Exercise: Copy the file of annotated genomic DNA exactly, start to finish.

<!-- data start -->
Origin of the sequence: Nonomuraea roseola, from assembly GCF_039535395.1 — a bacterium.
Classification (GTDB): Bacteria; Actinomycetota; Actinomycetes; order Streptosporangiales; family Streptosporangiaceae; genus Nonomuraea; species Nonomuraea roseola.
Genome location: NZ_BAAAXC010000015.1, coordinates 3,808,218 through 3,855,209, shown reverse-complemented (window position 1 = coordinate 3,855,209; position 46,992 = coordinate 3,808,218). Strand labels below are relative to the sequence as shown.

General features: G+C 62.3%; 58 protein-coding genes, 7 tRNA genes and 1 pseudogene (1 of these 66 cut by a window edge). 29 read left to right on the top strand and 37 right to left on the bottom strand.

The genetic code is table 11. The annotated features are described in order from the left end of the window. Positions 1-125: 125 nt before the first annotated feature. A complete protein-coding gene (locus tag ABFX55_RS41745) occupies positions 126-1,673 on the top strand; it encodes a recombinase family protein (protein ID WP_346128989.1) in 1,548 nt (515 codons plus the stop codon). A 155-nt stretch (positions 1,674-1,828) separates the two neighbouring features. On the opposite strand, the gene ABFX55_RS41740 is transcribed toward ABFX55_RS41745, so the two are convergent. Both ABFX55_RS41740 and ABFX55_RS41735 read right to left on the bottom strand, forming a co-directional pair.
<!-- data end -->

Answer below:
Origin of the sequence: Nonomuraea roseola, from assembly GCF_039535395.1 — a bacterium.
Classification (GTDB): Bacteria; Actinomycetota; Actinomycetes; order Streptosporangiales; family Streptosporangiaceae; genus Nonomuraea; species Nonomuraea roseola.
Genome location: NZ_BAAAXC010000015.1, coordinates 3,808,218 through 3,855,209, shown reverse-complemented (window position 1 = coordinate 3,855,209; position 46,992 = coordinate 3,808,218). Strand labels below are relative to the sequence as shown.

General features: G+C 62.3%; 58 protein-coding genes, 7 tRNA genes and 1 pseudogene (1 of these 66 cut by a window edge). 29 read left to right on the top strand and 37 right to left on the bottom strand.

The genetic code is table 11. The annotated features are described in order from the left end of the window. Positions 1-125: 125 nt before the first annotated feature. A complete protein-coding gene (locus tag ABFX55_RS41745) occupies positions 126-1,673 on the top strand; it encodes a recombinase family protein (protein ID WP_346128989.1) in 1,548 nt (515 codons plus the stop codon). A 155-nt stretch (positions 1,674-1,828) separates the two neighbouring features. On the opposite strand, the gene ABFX55_RS41740 is transcribed toward ABFX55_RS41745, so the two are convergent. Both ABFX55_RS41740 and ABFX55_RS41735 read right to left on the bottom strand, forming a co-directional pair.